Tourism fishing ban backlash from seafood industry
THE seafood industry is incensed its contribution to tourism is being ignored and wants answers to save a longstanding relationship it has had with Fraser Coast business owners.
Last month Tourism Fraser Coast released its strategic action plan - a report mapping the ambitions of its members for the next five years.
One goal listed in the report was to lobby for the removal of commercial fishing from the Great Sandy Marine Park.
But high-profile identities in the seafood business have criticised the announcement, claiming their contribution to tourism and the economy is not recognised. One to condemn the plan was Queensland Seafood Industry Association executive officer Eric Perez.
He voiced his disappointment in a written response which he circulated to government ministers, Tourism Fraser Coast board members and local councillors. Mr Perez asked on behalf of QSIA for Tourism Fraser Coast to review its strategic action plan and remove the aim of banning commercial fishing from the Great Sandy Marine Park.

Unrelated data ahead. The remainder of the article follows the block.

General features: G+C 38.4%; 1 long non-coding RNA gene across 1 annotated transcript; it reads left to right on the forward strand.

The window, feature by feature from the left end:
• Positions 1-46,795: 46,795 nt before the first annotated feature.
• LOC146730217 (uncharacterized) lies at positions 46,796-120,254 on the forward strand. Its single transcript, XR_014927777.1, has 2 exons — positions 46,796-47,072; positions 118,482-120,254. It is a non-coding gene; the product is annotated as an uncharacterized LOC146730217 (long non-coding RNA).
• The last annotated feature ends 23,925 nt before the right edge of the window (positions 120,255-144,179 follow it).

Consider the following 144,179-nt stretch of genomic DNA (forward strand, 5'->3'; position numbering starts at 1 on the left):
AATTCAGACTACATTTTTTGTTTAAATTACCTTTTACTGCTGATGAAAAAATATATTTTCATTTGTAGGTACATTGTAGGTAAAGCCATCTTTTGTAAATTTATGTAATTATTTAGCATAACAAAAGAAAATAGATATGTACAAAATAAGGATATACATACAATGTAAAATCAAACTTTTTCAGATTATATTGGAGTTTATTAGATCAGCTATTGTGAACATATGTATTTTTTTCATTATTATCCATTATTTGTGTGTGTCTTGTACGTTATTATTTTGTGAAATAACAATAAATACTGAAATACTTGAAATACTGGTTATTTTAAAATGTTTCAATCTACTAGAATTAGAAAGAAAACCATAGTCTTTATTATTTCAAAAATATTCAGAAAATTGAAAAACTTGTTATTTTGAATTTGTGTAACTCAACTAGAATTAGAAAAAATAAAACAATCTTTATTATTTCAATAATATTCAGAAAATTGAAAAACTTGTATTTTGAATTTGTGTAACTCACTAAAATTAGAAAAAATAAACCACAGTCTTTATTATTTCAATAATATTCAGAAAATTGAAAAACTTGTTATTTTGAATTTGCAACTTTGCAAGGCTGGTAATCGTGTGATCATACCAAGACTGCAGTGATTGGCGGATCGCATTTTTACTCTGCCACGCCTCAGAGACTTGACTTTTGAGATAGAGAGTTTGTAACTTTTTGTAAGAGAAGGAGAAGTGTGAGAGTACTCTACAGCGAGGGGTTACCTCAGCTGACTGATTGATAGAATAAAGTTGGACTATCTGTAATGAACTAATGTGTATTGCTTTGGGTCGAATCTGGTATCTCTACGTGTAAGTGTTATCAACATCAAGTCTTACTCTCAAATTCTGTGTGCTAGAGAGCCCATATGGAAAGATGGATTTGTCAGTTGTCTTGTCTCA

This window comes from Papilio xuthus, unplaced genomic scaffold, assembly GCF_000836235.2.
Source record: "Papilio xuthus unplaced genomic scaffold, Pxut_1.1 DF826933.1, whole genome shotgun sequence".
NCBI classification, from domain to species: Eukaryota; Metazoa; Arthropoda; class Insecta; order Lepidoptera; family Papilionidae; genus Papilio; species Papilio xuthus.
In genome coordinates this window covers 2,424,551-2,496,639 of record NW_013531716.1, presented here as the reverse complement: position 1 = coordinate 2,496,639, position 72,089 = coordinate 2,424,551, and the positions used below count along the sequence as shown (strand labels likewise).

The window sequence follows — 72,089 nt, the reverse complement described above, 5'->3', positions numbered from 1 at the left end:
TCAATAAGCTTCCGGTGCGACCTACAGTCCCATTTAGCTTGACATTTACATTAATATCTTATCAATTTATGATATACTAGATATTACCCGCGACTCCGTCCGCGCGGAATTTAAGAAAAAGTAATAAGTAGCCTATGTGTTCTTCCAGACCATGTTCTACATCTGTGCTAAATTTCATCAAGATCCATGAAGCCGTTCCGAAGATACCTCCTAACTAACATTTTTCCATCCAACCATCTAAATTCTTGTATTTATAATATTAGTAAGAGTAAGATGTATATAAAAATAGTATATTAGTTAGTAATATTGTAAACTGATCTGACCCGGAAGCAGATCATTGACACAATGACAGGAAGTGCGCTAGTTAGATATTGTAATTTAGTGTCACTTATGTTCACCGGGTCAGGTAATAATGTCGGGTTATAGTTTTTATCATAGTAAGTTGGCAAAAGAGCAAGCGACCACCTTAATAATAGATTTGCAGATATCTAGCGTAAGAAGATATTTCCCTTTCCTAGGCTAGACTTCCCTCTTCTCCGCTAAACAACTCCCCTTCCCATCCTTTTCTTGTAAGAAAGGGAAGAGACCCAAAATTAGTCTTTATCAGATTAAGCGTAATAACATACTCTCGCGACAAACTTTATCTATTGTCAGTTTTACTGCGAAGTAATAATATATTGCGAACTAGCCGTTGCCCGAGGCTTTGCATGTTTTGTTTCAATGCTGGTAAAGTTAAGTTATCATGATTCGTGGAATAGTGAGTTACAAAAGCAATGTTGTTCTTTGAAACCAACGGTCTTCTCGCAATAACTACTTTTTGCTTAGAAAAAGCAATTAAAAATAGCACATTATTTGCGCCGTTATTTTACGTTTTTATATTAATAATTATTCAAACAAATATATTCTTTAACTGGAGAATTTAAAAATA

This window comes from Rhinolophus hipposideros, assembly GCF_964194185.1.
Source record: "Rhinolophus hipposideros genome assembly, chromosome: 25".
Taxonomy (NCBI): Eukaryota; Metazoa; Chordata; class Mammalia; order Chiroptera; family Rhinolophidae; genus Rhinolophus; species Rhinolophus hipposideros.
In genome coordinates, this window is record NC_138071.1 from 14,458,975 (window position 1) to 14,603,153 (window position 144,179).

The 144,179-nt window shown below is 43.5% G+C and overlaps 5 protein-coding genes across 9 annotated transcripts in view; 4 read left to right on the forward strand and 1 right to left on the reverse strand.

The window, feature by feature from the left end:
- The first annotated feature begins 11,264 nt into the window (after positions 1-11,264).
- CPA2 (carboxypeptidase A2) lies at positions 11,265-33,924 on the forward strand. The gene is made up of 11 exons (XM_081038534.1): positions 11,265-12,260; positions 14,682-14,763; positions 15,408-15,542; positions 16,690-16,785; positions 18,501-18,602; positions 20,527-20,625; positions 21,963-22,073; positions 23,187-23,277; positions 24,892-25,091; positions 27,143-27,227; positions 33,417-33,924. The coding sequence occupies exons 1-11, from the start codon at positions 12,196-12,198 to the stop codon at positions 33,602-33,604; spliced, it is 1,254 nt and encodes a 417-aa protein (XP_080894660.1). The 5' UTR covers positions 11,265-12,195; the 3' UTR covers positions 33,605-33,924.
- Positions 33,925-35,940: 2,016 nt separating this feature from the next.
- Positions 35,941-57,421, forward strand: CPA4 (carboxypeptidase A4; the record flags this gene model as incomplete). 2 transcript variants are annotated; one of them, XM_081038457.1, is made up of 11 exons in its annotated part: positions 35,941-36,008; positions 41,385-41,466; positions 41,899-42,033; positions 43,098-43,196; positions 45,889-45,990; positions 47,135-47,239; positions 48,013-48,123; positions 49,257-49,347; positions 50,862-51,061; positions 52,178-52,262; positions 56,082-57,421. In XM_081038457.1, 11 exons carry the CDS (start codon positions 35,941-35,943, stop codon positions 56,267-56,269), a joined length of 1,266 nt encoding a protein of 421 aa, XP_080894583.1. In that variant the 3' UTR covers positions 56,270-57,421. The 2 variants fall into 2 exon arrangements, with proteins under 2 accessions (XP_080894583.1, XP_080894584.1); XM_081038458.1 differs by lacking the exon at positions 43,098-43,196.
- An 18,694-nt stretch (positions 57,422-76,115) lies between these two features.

Locally, Australian Ocean King Prawn Company head Stephen Murphy, who is one of Queensland's biggest operators, has also been critical. He operates six trawlers from his Hervey Bay base to supply local and overseas markets with 300-400 tonnes of prawns every year. He also provides the highly sought Hervey Bay scallops to consumers and high-end restaurants.
He called for Tourism Fraser Coast to strike the intention to ban from its list. "The commercial fishing industry is what supplies restaurants, it's one of the main reasons people come to Hervey Bay, to eat local seafood," he said. "If they wanted to ban commercial fishing in the Hervey Bay and Great Sandy Strait Region it would lock operators out of a huge chunk of scallop grounds. It's bad enough the way it is now that you go to local shops and can't buy local seafood."
Tourism Fraser Coast was given the opportunity to respond to QSIA's request but failed to offer any comment.